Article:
Take a bite out of your email with mutt.

Mutt

Mutt


I really love text based email clients. They do a wonderful job of keeping distractions out of your way and letting you focus on what’s important – the message! I find that by using a text email client, I save myself probably 30 minutes or more each day (yes, I get a LOT of emails).
For years I advocated and used pine and alpine for my email. I really liked it and still do, however, it just doesn’t perform great with IMAP it seems, and especially multiple IMAP accounts, and that is what the email of today is like. I switched to a more efficient thunderbird email client for a long while, but then thunderbird started addding “features” like local indexing and such. Kind of a turn off.
Recently, I thought I would look around again and landed back on mutt. I had avoided mutt for many years because it used to require you run your own smtp server. That has always been pretty impractical for me. Now, however, I found that mutt does support using an external smtp server and handles IMAP email with ease. Well! It was time to give it a try and boy, I am glad I did. It’s fantastic! It’s very lightweight, fast, powerful and has that manly text based interface that makes you feel like a power user and makes you look like a unix genius.
The key to a good mutt setup is in the config file, and therein lies all the power as well. Here is a peek into my ~/.muttrc file to give you an idea on how to get things going:

set spoolfile=imap://youremailhostaddress.com/
set folder=imap://youremailhostaddress.com/
set record=”=Sent”
set postponed=”=Drafts”
set mark_old=no # does not mark your messages as old
set fast_reply=yes
set include=yes
set imap_user = “yourusername”
set imap_pass = “yourpassword”
set signature=”~/.signature”
set smtp_url=smtp://yoursmtpserver
auto_view text/html
set mail_check=30
set timeout=15
set realname=”your realname”
set from=”your from address”
set use_from=yes
set editor=vim #greatest editor around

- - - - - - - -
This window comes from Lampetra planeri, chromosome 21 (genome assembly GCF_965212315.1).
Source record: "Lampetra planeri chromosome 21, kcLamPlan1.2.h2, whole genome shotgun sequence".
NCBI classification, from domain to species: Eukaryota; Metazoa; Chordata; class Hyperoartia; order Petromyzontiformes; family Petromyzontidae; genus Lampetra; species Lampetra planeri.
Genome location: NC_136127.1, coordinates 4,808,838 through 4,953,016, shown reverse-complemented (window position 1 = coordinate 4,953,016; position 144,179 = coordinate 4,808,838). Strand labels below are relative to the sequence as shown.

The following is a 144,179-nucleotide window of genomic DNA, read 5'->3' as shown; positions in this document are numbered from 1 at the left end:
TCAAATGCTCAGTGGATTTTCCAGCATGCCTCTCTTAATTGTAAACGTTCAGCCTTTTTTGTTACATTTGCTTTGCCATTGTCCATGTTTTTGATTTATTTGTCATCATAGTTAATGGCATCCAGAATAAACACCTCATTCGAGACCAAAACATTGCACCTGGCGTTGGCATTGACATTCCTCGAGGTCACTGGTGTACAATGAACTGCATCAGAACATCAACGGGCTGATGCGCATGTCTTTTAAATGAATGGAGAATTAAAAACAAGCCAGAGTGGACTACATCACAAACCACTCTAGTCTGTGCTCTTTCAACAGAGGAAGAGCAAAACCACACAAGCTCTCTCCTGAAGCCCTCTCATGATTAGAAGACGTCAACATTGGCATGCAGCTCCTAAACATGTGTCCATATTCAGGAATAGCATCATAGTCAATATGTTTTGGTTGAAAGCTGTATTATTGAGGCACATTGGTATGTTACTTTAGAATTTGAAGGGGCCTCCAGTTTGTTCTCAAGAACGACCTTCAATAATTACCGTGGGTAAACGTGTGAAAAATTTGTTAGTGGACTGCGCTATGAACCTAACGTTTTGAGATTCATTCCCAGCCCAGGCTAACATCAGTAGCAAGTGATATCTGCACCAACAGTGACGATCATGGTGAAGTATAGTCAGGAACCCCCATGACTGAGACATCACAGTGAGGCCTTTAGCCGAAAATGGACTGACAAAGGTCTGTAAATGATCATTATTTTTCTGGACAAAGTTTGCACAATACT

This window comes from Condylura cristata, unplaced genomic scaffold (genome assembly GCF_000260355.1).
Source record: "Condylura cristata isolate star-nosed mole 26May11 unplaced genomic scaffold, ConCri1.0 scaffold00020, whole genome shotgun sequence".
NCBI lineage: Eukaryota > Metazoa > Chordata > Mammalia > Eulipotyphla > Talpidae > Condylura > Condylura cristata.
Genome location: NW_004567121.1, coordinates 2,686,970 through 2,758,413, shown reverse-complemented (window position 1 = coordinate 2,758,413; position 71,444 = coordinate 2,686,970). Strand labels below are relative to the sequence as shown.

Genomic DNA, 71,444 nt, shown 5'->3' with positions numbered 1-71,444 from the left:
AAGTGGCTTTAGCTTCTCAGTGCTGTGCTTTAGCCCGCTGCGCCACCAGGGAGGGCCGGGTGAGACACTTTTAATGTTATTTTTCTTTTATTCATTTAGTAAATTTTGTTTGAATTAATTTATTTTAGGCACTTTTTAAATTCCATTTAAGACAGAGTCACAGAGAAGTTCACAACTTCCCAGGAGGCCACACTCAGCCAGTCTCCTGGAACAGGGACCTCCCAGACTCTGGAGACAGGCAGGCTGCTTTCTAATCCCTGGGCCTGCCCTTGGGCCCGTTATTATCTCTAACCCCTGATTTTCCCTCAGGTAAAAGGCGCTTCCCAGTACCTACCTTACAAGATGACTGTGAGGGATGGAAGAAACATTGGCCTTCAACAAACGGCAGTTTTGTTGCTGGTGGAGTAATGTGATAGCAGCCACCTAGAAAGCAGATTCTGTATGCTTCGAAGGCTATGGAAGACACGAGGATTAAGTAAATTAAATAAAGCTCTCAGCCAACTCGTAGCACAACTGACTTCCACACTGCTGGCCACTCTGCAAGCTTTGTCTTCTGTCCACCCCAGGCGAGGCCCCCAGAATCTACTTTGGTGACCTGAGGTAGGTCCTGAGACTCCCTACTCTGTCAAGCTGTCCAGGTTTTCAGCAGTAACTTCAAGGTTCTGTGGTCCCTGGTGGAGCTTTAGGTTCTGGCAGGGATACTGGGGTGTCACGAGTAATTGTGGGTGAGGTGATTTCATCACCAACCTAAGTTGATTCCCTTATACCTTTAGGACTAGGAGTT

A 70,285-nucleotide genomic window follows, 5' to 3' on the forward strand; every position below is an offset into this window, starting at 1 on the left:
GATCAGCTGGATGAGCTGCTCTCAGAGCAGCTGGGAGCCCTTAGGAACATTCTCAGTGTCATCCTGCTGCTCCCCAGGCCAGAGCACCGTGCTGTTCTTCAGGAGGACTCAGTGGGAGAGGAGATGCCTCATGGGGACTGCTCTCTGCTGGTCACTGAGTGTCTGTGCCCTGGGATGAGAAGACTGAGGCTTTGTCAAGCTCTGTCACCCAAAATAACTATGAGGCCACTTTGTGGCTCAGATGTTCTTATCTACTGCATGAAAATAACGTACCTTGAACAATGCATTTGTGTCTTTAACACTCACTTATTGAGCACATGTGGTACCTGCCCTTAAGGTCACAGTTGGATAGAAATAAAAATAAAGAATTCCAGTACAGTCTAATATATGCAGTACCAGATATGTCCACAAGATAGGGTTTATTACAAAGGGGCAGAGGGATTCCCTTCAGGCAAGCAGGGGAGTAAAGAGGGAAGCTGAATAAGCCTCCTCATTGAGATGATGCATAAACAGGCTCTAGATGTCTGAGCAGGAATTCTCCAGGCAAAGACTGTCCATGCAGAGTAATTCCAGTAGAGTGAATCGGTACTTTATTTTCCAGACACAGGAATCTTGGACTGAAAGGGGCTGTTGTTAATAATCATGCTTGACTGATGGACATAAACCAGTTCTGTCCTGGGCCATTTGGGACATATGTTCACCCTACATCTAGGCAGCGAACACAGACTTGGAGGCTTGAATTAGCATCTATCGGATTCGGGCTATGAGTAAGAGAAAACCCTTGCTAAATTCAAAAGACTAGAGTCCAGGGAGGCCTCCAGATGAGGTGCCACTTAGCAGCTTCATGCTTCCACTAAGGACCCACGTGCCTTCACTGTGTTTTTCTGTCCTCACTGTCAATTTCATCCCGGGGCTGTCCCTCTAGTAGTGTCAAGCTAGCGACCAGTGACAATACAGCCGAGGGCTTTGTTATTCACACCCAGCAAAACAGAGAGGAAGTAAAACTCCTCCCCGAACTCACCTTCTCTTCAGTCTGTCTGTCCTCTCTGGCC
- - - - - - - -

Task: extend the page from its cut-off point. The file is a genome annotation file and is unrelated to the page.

unset markers # get rid of those pesky plusses
set ssl_starttls = no # dont use these on my internal srvr
set ssl_force_tls = no # same as above

Those are pretty self explanatory and I find that is a minimum config for me to work with. Now you might (if you are smart and use vim) want to enable a spellchecker in vim as well. That just takes these lines in your ~/.vimrc file:

set spell
set spelllang=en_gb

Once that is in there and you make a spelling error on an email it will be highlighted. Just cursor over the word and press z= for a spelling suggestion.

As for a few tips on actually using mutt, here are some that will get you started:
Cursor up/down and press enter or space to read a mail.
Once in the email space to page/scroll down and – to get back up.
Press v to view attachment list and enter on the one you want to open.
Press m to write a new email.
Press c then tab to change folders and press space to open that email folder.
Press s then ? to save an email to a different folder and select the folder with space.
Press d to delete an email, r to reply to the sender, g to reply to all.
Press a to take an address and save it into your address book. This will make an alias of sorts so that when you create a new mail to an alias of “person” it translates to person@domain.com automatically.
Press D (yes capital) to search for and delete all mail with a subject that matches your expression.
Press D then ~b and expression to do the same within the message bodies.
Press l then expression to filter/search emails.
Press l then ~b and expression to do the same within the message bodies.
Eventually you will want to sync your email and get rid of all the deleted stuff – press $ and enter to do that.
Probably the most helpful is to remember to press ? to get help! 🙂

I hops that helps getting you all started with using this great client! Enjoy!

Be Sociable, Share!

Leave a Reply

You must be logged in to post a comment.